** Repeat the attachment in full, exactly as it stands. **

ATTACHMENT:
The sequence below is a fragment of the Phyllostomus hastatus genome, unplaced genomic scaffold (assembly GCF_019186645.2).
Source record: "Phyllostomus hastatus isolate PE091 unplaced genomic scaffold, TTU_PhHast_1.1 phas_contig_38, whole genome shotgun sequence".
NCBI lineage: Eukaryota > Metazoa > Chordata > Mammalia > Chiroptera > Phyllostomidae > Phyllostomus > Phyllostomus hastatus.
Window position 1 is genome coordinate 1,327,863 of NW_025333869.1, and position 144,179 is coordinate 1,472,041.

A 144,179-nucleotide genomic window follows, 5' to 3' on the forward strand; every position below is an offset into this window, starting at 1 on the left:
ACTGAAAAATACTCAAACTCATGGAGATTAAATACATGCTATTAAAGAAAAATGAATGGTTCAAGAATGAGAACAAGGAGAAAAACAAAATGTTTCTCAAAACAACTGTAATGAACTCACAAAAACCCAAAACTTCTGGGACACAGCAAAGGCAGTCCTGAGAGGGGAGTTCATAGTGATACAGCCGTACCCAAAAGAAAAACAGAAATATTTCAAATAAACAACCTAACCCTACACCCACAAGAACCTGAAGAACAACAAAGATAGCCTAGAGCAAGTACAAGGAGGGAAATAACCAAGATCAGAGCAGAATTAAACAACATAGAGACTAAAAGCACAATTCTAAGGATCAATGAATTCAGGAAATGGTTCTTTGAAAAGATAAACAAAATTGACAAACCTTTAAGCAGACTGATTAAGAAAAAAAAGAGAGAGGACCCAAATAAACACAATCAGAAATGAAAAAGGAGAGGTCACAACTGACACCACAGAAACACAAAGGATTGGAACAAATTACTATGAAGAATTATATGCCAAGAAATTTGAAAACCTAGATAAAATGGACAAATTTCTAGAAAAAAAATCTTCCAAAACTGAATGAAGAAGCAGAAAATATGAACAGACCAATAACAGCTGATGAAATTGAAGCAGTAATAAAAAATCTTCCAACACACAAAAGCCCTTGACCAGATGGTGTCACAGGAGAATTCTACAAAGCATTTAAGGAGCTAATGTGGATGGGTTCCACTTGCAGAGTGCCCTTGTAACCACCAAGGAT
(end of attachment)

The sequence below is a fragment of the Phyllostomus hastatus genome, unplaced genomic scaffold (assembly GCF_019186645.2).
Source record: "Phyllostomus hastatus isolate PE091 unplaced genomic scaffold, TTU_PhHast_1.1 phas_contig_38, whole genome shotgun sequence".
NCBI lineage: Eukaryota > Metazoa > Chordata > Mammalia > Chiroptera > Phyllostomidae > Phyllostomus > Phyllostomus hastatus.
Window position 1 is genome coordinate 1,327,863 of NW_025333869.1, and position 144,179 is coordinate 1,472,041.

A 144,179-nucleotide genomic window follows, 5' to 3' on the forward strand; every position below is an offset into this window, starting at 1 on the left:
ACTGAAAAATACTCAAACTCATGGAGATTAAATACATGCTATTAAAGAAAAATGAATGGTTCAAGAATGAGAACAAGGAGAAAAACAAAATGTTTCTCAAAACAACTGTAATGAACTCACAAAAACCCAAAACTTCTGGGACACAGCAAAGGCAGTCCTGAGAGGGGAGTTCATAGTGATACAGCCGTACCCAAAAGAAAAACAGAAATATTTCAAATAAACAACCTAACCCTACACCCACAAGAACCTGAAGAACAACAAAGATAGCCTAGAGCAAGTACAAGGAGGGAAATAACCAAGATCAGAGCAGAATTAAACAACATAGAGACTAAAAGCACAATTCTAAGGATCAATGAATTCAGGAAATGGTTCTTTGAAAAGATAAACAAAATTGACAAACCTTTAAGCAGACTGATTAAGAAAAAAAAGAGAGAGGACCCAAATAAACACAATCAGAAATGAAAAAGGAGAGGTCACAACTGACACCACAGAAACACAAAGGATTGGAACAAATTACTATGAAGAATTATATGCCAAGAAATTTGAAAACCTAGATAAAATGGACAAATTTCTAGAAAAAAAATCTTCCAAAACTGAATGAAGAAGCAGAAAATATGAACAGACCAATAACAGCTGATGAAATTGAAGCAGTAATAAAAAATCTTCCAACACACAAAAGCCCTTGACCAGATGGTGTCACAGGAGAATTCTACAAAGCATTTAAGGAGCTAATGTGGATGGGTTCCACTTGCAGAGTGCCCTTGTAACCACCAAGGAT